Printed Materials

Uses of Copyrighted Text Materials

Unlike academic coursepacks, other educational materials can be used without permission in certain circumstances. Some of these uses are permitted under the copyright law and others are considered as a fair use. To be certain, we recommend using the Fair Use Checklist.

Classroom Guidelines for Using Copyrighted Text Materials

Keep in mind that none of these guidelines permit creation of coursepacks to avoid paying royalties to the original authors, but they do allow uses that involve copying much less material than is used in a coursepack. Below we answer some basic questions about these guidelines.

What Is an "Educational Use"?

The educational fair use guidelines apply to material used in educational institutions and for educational purposes. Examples of educational institutions include K-12 schools, colleges and universities. Libraries, museums, hospitals and other nonprofit institutions also are considered educational institutions under most educational fair use guidelines when they engage in nonprofit instructional, research, or scholarly activities for educational purposes.

"Educational purposes" means:

  • non-commercial instruction or curriculum based teaching by educators to students at nonprofit educational institutions
  • planned non-commercial study or investigation directed toward making a contribution to a field of knowledge, or
  • presentation of research findings at non-commercial peer conferences, workshops or seminars.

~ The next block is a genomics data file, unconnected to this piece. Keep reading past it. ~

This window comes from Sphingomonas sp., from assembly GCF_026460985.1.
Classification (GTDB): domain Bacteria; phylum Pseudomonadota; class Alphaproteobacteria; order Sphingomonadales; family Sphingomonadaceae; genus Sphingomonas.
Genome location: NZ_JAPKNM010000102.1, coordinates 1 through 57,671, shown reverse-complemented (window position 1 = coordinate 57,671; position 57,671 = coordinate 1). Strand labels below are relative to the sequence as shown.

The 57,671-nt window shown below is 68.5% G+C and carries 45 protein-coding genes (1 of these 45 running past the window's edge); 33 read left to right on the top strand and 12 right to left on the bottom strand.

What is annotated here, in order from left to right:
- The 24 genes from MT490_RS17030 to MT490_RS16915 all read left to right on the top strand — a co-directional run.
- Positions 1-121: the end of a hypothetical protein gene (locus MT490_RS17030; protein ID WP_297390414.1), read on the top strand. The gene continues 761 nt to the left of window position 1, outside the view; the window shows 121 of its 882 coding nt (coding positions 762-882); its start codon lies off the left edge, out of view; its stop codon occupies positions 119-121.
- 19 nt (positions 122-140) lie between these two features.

Rules for Reproducing Text Materials for Use in Class

The guidelines permit a teacher to make one copy of any of the following for his/her own use in teaching preparation and research:

  • a chapter from a book;
  • an article from a periodical or newspaper;
  • a short story, short essay or short poem;
  • a chart, graph, diagram, drawing, cartoon or picture from a book, periodical or newspaper.

Teachers may photocopy articles to hand out in class, but the guidelines impose restrictions.

  • Classroom copying cannot be used to replace texts or workbooks used in the classroom.
  • Pupils cannot be charged more than the actual cost of photocopying.
  • The number of copies cannot exceed more than one copy per pupil.
  • A notice of copyright must be affixed to each copy.

Examples of what can be copied and distributed in class include:

  • a complete poem if less than 250 words or an excerpt of not more than 250 words from a longer poem
  • a complete article, story or essay if less than 2,500 words, or an excerpt from any prose work of not more than 1,000 words or 10% of the work, whichever is less; or
  • one chart, graph, diagram, drawing, cartoon or picture per book or per periodical issue.
  • Not more than one short poem, article, story, essay or two excerpts may be copied from the same author, nor more than three from the same collective work or periodical volume (for example, a magazine or newspaper) during one class term. As a general rule, a teacher has more freedom to copy from newspapers or other periodicals if the copying is related to current events.

The idea to make the copies must come from the teacher, not from school administrators or other higher authority. Only nine instances of such copying for one course during one school term are permitted. In addition, the idea to make copies and their actual classroom use must be so close together in time that it would be unreasonable to expect a timely reply to a permission request. For example, the instructor finds a newsweekly article on capital punishment two days before presenting a lecture on the subject.

Teachers may not photocopy workbooks, texts, standardized tests or other materials that were created for educational use. The guidelines were not intended to allow teachers to usurp the profits of educational publishers. In other words, educational publishers do not consider it a fair use if the copying provides replacements or substitutes for the purchase of books, reprints, periodicals, tests, workbooks, anthologies, compilations or collective works.

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